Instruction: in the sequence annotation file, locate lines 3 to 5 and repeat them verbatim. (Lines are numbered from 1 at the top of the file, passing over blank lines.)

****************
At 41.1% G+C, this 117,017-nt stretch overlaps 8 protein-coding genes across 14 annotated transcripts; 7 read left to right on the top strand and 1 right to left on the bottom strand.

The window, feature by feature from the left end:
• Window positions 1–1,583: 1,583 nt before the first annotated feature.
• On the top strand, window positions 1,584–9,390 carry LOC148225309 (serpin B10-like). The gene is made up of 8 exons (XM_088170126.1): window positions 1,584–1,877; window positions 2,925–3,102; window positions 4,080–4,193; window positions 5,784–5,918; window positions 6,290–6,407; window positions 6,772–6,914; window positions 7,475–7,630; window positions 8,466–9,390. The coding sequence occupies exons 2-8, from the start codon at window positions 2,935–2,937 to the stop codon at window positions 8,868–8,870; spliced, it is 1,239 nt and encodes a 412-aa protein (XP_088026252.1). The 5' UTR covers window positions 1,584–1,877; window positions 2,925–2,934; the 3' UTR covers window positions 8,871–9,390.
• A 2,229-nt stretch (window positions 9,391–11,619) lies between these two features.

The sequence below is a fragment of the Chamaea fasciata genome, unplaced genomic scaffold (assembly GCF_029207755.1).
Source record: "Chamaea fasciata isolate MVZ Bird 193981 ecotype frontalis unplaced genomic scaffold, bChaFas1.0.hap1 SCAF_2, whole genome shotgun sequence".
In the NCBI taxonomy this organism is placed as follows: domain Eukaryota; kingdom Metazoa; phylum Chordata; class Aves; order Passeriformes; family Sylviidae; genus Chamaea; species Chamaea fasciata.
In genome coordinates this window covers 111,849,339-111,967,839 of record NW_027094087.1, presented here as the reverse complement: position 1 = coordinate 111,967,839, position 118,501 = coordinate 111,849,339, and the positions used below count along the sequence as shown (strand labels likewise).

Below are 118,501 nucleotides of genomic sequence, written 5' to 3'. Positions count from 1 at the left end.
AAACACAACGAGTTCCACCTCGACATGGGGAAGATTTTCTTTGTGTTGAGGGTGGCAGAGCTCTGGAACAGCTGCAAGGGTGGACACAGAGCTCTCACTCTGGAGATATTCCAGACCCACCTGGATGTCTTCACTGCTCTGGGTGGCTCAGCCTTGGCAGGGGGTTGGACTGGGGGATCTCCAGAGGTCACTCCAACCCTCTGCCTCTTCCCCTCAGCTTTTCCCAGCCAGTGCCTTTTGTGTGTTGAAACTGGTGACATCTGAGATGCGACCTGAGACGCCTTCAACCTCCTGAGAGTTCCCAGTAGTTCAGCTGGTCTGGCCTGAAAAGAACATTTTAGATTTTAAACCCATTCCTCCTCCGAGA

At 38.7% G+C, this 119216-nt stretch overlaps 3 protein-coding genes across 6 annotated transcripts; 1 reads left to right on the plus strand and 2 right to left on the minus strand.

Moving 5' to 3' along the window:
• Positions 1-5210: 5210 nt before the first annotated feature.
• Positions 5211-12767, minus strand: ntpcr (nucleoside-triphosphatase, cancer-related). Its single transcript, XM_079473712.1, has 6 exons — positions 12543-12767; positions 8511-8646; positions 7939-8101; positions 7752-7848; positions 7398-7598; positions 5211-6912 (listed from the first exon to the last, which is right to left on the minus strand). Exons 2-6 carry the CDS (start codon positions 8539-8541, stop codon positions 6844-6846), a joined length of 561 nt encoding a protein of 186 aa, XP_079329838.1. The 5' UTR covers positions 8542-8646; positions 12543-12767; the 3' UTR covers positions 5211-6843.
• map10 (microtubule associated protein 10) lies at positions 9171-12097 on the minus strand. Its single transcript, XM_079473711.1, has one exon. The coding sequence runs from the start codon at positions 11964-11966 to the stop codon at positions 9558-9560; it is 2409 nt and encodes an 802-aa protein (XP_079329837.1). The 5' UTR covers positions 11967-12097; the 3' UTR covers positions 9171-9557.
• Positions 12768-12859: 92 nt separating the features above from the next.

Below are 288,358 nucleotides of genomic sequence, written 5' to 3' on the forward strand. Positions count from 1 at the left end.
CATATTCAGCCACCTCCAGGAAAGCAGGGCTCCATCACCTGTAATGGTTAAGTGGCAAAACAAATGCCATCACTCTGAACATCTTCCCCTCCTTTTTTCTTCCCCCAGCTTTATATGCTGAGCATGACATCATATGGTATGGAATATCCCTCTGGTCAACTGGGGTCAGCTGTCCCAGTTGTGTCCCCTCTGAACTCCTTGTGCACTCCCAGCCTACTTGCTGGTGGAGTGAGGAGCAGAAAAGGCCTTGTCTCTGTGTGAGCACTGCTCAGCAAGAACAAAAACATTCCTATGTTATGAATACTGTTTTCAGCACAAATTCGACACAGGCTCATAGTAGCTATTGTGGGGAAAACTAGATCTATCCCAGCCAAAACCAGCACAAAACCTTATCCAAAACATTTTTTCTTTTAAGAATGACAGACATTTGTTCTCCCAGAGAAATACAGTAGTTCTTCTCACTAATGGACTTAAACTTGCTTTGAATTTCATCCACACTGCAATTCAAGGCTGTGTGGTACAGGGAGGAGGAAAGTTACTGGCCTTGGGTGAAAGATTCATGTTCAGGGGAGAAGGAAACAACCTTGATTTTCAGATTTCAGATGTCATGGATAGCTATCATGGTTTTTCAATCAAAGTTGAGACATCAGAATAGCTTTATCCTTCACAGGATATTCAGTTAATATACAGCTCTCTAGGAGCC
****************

• Window positions 1–1,583: 1,583 nt before the first annotated feature.
• On the top strand, window positions 1,584–9,390 carry LOC148225309 (serpin B10-like). The gene is made up of 8 exons (XM_088170126.1): window positions 1,584–1,877; window positions 2,925–3,102; window positions 4,080–4,193; window positions 5,784–5,918; window positions 6,290–6,407; window positions 6,772–6,914; window positions 7,475–7,630; window positions 8,466–9,390. The coding sequence occupies exons 2-8, from the start codon at window positions 2,935–2,937 to the stop codon at window positions 8,868–8,870; spliced, it is 1,239 nt and encodes a 412-aa protein (XP_088026252.1). The 5' UTR covers window positions 1,584–1,877; window positions 2,925–2,934; the 3' UTR covers window positions 8,871–9,390.
• A 2,229-nt stretch (window positions 9,391–11,619) lies between these two features.